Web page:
Month: February 2012

The Fruits of our Labors

By Steven Pressfield | 18 Comments

[The following is a slightly-tweaked-and-updated version of one of Writing Wednesdays’ most popular posts.]

I have a recurring dream. In the dream I’m invited to climb into the back seat of a limo that’s about to drive off to someplace fabulous. The dream always ends badly. It’s trying to tell me something.

Limo

Trust me, this baby is taking us nowhere

Publication day—or any date when we launch a project that we’ve worked on long and hard—is like getting into the back seat of that dream limo. Launch day gets our hopes up. We’re human. We’re prey to the folly of anticipating rave reviews or long lines outside the theater; we’re itching to check the grosses or the day’s sales on Amazon. I’ve been up and down with these expectations through ten books and a bunch of movies and I can tell you one thing:

Of the two possible outcomes—a flop or a hit—both are delusions.

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The Blockbuster SuperLibrary 2.0

By Callie Oettinger | 11 Comments

Last week Shawn talked about publishers selling their own books, via his post Last Year’s Model. I want to see publishers doing more of their own selling—and I want digital libraries, too. Part I: Pay Attention 1998 was the year of You’ve Got Mail. Meg Ryan played the owner of the independent book store being forced out of business by the big chain store going up around the corner. Booksellers embraced the film for being on target with what was going on in the book world. Looking back, right on target would have been a film about online sharing and…

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Thinking in Metaphors

By Steven Pressfield | 18 Comments

One of the things you learn writing fiction is to think in metaphors. The first draft of any novel or screenplay usually spills forth in blissful cluelessness. You tell yourself, I’m writing a detective story, or a Western, or some crazy genre that I don’t even know the name of. Then comes Draft #2 and you have to ask yourself, “What the hell is this thing about?” That’s when metaphor comes in. It took me a long time to learn this, and a lot of people had to hammer me and my work pretty hard. Words like “shallow,” “slick” and…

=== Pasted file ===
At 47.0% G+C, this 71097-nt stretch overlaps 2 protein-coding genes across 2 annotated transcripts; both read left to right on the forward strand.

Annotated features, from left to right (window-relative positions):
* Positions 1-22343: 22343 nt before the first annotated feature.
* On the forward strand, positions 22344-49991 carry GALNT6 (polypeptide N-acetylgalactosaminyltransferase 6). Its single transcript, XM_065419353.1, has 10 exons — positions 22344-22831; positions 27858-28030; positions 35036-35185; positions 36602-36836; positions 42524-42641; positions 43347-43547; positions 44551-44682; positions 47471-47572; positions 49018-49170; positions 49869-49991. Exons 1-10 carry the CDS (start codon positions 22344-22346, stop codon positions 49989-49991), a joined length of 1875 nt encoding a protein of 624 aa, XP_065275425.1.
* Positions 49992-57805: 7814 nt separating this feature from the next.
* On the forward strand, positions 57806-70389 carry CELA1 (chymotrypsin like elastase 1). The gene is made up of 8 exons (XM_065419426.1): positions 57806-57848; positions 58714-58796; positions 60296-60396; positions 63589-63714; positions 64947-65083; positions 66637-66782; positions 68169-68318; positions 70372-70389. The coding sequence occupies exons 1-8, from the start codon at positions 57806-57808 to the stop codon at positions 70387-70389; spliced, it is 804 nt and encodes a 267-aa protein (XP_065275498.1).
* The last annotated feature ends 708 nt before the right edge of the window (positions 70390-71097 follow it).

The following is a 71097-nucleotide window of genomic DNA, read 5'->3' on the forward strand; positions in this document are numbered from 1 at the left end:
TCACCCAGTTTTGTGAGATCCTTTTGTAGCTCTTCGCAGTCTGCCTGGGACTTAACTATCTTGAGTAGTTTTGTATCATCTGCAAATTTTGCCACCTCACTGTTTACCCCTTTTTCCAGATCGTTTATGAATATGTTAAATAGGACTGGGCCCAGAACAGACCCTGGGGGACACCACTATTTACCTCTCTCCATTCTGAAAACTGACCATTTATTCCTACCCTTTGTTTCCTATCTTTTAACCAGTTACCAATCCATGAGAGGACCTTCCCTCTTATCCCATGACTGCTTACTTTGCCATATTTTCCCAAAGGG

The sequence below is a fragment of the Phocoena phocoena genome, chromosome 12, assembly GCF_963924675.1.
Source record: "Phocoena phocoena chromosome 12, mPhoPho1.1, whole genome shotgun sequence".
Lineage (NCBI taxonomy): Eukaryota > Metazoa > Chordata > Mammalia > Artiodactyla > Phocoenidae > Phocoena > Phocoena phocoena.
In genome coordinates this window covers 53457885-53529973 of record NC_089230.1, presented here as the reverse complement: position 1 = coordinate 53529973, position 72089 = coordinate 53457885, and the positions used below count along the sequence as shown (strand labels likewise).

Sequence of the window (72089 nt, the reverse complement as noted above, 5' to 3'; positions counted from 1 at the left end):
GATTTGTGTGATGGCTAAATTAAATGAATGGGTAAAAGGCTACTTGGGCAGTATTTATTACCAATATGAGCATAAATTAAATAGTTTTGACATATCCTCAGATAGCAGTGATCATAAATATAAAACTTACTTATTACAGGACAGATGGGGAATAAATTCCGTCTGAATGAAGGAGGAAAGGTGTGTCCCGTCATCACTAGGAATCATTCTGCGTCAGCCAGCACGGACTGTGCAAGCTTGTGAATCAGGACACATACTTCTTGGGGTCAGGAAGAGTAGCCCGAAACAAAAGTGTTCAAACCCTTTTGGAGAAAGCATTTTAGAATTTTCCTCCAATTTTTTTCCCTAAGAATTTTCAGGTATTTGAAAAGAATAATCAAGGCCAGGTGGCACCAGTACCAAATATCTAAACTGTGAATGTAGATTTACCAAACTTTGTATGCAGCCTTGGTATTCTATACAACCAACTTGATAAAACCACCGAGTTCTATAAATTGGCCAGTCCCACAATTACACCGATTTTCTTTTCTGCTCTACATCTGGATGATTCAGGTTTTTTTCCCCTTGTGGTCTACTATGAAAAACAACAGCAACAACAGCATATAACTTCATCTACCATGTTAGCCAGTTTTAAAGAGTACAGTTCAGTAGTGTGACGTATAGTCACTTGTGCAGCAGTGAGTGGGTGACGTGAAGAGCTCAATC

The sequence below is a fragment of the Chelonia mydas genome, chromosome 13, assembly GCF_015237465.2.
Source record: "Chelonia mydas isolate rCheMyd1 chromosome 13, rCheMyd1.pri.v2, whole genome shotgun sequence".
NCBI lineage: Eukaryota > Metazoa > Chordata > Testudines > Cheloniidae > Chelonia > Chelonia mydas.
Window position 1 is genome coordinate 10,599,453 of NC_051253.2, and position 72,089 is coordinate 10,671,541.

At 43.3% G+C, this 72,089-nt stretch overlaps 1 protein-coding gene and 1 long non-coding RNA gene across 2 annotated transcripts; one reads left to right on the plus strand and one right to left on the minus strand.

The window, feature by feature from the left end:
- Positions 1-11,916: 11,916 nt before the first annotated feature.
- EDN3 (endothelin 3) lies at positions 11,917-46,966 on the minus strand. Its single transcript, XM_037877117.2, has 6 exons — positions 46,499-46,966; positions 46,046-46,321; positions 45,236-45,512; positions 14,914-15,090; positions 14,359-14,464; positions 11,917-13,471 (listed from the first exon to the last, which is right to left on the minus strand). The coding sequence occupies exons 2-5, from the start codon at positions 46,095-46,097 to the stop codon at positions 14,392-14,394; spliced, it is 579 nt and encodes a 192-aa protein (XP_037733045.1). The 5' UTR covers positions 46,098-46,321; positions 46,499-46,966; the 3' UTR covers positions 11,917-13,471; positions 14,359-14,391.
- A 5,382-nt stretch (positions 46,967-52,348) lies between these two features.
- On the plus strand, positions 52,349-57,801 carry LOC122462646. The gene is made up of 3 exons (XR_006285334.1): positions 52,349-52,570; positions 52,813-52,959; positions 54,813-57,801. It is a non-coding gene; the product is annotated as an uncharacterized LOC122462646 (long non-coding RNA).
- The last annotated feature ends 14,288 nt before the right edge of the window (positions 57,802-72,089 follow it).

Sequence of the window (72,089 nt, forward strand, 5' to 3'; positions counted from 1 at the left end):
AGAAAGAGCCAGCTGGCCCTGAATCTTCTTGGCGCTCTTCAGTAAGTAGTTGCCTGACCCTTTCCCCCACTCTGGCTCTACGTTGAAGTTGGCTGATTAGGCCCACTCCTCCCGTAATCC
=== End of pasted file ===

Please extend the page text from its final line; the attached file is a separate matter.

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Last Year’s Model

By Shawn Coyne | 7 Comments

A friend of mine is a business consultant.  A damn good one too. About ten years ago we went out for a couple of beers so that he could ask me my opinions about the state of the book publishing business.  He wanted to know where I thought it was heading.  What global strategic initiatives would I recommend he investigate for a “blue sky” presentation he was putting together? He and his partner had been put on retainer by a very powerful figure in the business (the head of one of the big six publishing companies) and were asked to…

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Alexandra in the Trenches (Sort of)

By Steven Pressfield | 16 Comments

Here, thanks to Alexandra Choi, is a day we can all relate to.  (Viewing time: 1:52.) I will say no more. Except for more of Ms. Choi, click here.

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Keep Your Feet Dry

By Callie Oettinger | 8 Comments

It was time to air out. The men sat down to remove their boots and socks. Their feet were wet. Their socks were wet. Their boots were wet.

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Tighten Your Boots

By Callie Oettinger | 10 Comments

“You need to tighten your boots “They hurt.” “They’ll loosen once you get going.” “No they won’t.”

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Paul’s All Is Lost Moment

By Steven Pressfield | 34 Comments

My friend Paul is writing a pilot. He’s never done a piece of writing this serious before. The work is totally on spec. Paul has a full-time business and has to do his writing at odd hours. A couple of weeks ago he had a crisis that made him almost suicidal. When I describe it to you, you’ll say, “Man, have I been there!” A script for a TV pilot is about fifty-five pages long. Paul was on Page 52. He went home after work, sat down at his laptop and opened up the script to (blank) page 53. But…

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War Stories Become Prologue

By Callie Oettinger | 1 Comment

It was 1961 and Dwight Eisenhower was still going back to that game in 1912—West Point v. Carlisle. West Point and Carlisle were winning teams. One featured two future generals—Eisenhower and Omar Bradley—and the other featured all-around athlete and gold-medal-winning Olympian Jim Thorpe and the now-legendary Coach Pop Warner.

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The Difference Between Pain and Injury

By Shawn Coyne | 12 Comments

So I’m at the health club the other day. And like most health clubs, there is a ceaseless barrage of aural and visual input. Grunts reminiscent of a maternity ward come from a beer bellied guy who wants everyone to know that he’s just bench pressed 112.5 pounds. A personal trainer checking his cell phone, halfheartedly beseeches for “just one more” Russian tea kettle swing from an elderly lady wearing a leotard circa 1973. The screams and strained cheerfulness all awash in the pulse pounding club music pouring out of the gym’s suspended speaker pods. But what really catch my…

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